It’s been another ‘risk-off’ session across markets overnight on growing concerns around the global growth outlook. Equities and bond yields have fallen sharply while the USD and JPY have appreciated. The NZD has dropped below 0.66 amidst broad-based USD strength and mounting risk aversion.
Market sentiment remains fragile amidst expectations for aggressive monetary policy tightening this year and concerns that Beijing could join Shanghai in lockdown in the coming weeks. After modestly rebounding yesterday, equity markets have slumped again overnight. The S&P500 is down around 2% while the NASDAQ is over 3% lower, the latter moving back into bear market territory. Bloomberg reported that the put-call ratio is at its highest since early 2020, signalling that investors are increasingly willing to pay up to protect portfolios from further equity market downside.
Corporate earnings season hasn’t provided much support to equity markets to date, despite around 80% of companies having beaten headline earnings expectations. Overnight, General Electric’s share price plunged 10% after providing guidance that earnings would likely be towards the lower end of its forecast range for this year, citing supply chain disruptions, including from lockdowns in China, and the war in Ukraine. Tesla slumped 11%, weighing on the NASDAQ, with investors possibly wary that Elon Musk may need to sell some of his Telsa shares to part-finance his acquisition of Twitter. Microsoft and Google are due to report after the close this morning.
The falls in equity markets has ricocheted back to the bond market, where rates have fallen sharply for the second day running. The US 10-year Treasury yield, which was trading close to 2.85% at the time of the NZ market close yesterday, has fallen to 2.78%. 10-year rates were also lower in Europe, by 2bps in Germany and 5bps in the UK. The correction in bond rates over the past few sessions follows an exceptionally sharp run-up over recent months and was arguably overdue. The recovery in bonds may also have been helped by anticipation of strong demand from fund managers at month-end as well as short covering among speculative investors. JP Morgan’s investor survey indicates that investors remain positioned for higher US rates, albeit less so than a month ago.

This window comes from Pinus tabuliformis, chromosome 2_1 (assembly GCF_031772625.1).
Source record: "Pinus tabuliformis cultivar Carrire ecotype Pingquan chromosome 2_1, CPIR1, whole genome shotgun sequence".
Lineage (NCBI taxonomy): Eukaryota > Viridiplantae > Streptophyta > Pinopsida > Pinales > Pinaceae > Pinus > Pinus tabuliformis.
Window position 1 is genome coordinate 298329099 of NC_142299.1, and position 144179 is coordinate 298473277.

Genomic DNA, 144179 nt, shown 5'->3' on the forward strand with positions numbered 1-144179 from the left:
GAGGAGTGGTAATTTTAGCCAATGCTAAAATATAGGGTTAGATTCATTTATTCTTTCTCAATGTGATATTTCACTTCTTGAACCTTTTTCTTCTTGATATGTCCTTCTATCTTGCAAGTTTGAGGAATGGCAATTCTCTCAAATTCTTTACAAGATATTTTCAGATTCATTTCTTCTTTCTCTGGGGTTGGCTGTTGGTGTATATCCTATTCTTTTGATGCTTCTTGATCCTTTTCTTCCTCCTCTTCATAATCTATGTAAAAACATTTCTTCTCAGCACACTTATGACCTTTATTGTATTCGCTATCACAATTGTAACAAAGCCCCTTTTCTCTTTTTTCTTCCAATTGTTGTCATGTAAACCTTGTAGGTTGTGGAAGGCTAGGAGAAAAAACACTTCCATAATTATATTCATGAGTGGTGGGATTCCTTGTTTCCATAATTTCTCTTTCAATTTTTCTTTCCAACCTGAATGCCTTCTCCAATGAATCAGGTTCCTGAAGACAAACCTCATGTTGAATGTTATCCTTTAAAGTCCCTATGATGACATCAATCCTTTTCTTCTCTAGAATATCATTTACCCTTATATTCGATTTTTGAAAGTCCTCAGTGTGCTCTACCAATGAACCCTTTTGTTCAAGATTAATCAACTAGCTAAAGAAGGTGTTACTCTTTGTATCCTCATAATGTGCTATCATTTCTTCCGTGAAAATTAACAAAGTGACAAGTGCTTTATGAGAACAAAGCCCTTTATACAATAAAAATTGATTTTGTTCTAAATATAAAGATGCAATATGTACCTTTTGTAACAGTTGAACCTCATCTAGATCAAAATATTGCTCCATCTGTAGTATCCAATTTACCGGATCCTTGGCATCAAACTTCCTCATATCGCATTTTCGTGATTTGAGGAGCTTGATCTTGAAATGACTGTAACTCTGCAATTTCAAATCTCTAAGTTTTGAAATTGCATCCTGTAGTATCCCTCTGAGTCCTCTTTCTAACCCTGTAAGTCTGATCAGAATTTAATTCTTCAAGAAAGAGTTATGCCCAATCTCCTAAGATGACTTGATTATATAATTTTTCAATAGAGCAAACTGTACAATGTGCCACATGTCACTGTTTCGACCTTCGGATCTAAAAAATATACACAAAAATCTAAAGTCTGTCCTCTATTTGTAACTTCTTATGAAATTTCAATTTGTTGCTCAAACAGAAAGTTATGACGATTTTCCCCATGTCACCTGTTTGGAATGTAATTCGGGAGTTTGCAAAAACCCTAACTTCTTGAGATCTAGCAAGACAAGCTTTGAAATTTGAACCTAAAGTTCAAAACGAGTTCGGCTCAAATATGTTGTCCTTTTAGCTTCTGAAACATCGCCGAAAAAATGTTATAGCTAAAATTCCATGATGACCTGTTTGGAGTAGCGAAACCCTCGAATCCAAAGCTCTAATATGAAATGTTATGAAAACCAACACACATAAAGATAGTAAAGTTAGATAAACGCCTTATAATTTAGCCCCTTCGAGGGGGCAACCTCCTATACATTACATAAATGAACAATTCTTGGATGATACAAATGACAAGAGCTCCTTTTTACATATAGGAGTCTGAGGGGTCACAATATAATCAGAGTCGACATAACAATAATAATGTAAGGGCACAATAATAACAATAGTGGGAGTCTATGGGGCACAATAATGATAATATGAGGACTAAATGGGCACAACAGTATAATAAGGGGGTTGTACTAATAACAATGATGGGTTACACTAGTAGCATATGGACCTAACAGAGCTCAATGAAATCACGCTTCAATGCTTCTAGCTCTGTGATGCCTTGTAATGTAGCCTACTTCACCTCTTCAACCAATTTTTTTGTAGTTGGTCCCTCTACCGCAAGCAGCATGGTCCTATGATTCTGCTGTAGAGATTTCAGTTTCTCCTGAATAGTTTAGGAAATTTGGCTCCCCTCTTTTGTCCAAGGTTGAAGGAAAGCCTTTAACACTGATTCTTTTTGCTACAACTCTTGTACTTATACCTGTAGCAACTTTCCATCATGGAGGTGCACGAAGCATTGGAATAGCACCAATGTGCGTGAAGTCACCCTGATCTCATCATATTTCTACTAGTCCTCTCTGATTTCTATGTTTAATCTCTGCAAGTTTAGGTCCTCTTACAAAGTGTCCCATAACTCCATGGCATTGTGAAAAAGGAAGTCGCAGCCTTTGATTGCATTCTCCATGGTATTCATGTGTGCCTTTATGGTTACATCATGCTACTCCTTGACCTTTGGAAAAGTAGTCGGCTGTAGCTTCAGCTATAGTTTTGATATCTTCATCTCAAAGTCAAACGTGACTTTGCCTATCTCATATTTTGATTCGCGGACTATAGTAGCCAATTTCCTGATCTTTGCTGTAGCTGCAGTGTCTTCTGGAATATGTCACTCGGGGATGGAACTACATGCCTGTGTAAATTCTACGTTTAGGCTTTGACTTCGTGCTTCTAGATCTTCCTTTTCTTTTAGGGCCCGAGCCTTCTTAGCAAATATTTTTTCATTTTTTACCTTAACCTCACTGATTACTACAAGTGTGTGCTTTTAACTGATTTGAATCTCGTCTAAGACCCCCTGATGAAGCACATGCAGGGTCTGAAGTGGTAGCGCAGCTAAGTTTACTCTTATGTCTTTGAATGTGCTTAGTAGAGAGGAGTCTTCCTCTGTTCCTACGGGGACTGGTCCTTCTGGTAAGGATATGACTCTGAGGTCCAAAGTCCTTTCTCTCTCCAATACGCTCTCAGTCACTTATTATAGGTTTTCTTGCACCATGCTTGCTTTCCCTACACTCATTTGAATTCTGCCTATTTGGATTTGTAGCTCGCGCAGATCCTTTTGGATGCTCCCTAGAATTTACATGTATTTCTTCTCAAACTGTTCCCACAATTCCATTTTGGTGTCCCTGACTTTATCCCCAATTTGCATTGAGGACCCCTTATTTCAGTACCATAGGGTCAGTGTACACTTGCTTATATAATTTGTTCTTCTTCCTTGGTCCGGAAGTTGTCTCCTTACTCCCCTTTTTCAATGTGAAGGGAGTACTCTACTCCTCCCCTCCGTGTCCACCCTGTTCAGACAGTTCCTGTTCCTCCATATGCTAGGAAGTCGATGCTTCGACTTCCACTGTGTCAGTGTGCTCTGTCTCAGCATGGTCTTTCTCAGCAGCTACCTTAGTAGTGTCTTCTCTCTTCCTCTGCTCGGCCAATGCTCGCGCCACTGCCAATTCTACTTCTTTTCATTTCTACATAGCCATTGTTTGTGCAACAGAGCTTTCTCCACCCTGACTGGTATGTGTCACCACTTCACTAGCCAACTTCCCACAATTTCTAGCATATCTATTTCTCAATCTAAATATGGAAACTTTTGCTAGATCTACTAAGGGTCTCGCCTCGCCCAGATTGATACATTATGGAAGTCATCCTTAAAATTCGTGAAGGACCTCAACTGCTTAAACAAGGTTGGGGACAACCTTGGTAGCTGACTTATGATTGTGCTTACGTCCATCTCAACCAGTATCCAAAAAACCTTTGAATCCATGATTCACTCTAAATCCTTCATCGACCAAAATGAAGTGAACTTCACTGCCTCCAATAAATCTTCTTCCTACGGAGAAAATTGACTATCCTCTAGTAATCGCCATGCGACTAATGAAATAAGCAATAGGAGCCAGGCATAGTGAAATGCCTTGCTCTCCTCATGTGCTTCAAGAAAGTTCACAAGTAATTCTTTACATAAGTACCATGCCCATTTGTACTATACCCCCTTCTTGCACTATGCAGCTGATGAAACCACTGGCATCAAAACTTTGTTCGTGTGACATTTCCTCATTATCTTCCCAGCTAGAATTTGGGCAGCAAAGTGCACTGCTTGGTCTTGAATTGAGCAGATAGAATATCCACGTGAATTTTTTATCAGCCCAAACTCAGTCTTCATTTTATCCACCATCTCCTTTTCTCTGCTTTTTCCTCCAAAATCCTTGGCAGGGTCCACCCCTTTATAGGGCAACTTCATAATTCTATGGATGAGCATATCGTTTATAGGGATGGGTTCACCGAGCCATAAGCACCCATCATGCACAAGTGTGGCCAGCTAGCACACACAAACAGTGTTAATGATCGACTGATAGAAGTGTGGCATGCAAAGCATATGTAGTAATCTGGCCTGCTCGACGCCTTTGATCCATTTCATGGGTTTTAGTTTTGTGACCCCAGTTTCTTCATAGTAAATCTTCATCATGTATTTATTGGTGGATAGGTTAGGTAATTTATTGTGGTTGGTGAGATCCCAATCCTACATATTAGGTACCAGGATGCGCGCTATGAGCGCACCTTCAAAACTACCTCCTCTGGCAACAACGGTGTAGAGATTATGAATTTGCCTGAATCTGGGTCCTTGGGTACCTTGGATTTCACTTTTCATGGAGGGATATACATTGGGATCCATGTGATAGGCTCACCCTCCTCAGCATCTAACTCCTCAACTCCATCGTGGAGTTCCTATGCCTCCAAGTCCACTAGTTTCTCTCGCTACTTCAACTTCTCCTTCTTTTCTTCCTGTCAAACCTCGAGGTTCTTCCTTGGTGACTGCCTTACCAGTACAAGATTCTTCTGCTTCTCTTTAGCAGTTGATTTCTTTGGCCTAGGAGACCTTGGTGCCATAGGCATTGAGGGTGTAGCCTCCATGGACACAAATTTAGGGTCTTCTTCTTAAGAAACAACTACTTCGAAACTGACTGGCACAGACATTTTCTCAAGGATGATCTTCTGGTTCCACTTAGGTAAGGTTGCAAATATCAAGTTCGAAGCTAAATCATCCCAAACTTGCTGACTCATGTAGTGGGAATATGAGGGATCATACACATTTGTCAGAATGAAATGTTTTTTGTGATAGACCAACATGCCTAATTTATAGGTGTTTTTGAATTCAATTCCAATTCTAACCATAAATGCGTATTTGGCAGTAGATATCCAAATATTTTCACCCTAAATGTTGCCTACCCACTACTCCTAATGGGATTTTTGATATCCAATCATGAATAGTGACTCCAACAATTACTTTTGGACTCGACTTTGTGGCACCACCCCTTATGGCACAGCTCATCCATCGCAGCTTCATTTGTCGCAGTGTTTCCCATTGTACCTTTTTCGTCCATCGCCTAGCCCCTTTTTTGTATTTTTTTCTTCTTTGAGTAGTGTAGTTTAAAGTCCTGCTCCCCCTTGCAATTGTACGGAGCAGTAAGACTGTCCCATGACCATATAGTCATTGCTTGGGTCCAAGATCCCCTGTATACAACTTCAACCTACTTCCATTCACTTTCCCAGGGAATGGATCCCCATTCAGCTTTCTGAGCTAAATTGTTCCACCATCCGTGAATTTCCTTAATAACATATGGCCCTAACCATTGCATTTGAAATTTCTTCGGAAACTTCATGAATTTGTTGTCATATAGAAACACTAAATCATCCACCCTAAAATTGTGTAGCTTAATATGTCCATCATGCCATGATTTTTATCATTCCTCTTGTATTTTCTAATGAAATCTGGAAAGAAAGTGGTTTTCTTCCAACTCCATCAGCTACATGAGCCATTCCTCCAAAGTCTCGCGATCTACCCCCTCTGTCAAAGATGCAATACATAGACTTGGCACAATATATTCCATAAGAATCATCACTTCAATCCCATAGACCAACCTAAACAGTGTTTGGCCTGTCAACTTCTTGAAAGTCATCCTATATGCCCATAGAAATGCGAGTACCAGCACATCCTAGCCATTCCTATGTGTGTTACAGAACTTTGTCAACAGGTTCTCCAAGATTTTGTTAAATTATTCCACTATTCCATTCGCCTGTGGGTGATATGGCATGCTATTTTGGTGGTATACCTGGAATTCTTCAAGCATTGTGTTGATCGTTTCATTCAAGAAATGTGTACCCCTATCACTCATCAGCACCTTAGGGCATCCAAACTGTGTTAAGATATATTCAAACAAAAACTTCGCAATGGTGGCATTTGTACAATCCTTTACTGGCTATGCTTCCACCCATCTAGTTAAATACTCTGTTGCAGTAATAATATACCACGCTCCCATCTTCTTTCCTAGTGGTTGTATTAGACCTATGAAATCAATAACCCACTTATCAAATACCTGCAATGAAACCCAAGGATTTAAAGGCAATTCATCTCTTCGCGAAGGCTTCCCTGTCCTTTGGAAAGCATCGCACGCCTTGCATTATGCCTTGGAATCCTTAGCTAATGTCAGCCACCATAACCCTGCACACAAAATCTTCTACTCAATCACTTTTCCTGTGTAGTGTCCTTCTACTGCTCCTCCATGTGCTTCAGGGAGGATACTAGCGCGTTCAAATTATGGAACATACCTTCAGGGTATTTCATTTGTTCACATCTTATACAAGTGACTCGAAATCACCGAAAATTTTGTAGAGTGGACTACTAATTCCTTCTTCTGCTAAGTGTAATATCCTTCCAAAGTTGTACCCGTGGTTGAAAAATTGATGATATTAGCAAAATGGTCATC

Deutsche Bank economists have published a report arguing that the Fed will eventually need to take its cash rate to between 5%-6% to contain inflation which, in turn, will likely cause a “significant recession” by late next year. Deutsche’s forecast is much higher than market pricing which sees a “terminal” cash rate of around 3% next year. Despite Deutsche’s bold forecast, the market pared back its Fed rate expectations overnight in response to the sharp falls in equities and the US 2-year bond rate is down by around 8bps, at 2.55%.
European gas prices spiked higher after news that Russia will cut off gas to Poland later today. Russian energy giant Gazprom has demanded immediate payment in rubles, something Poland has steadfastly refused. Poland currently gets approximately 55% of its gas supply from Russia although it has been diversifying its supply sources and last month claimed it would be independent of Russian gas in six months. It's long-term gas contract with Gazprom had been due to expire at the end of 2022. The Polish government said it had sufficient gas in storage and alternative sources of supply to deal with the situation. The question is whether Russia will adopt similar tactics with other European countries which are more dependent on Russian supplies. European natural gas futures are around 11% higher overnight, having been as much as 17% higher at one point. Even after the moves overnight, European gas futures remain almost 70% below the panic-driven levels seen in early March.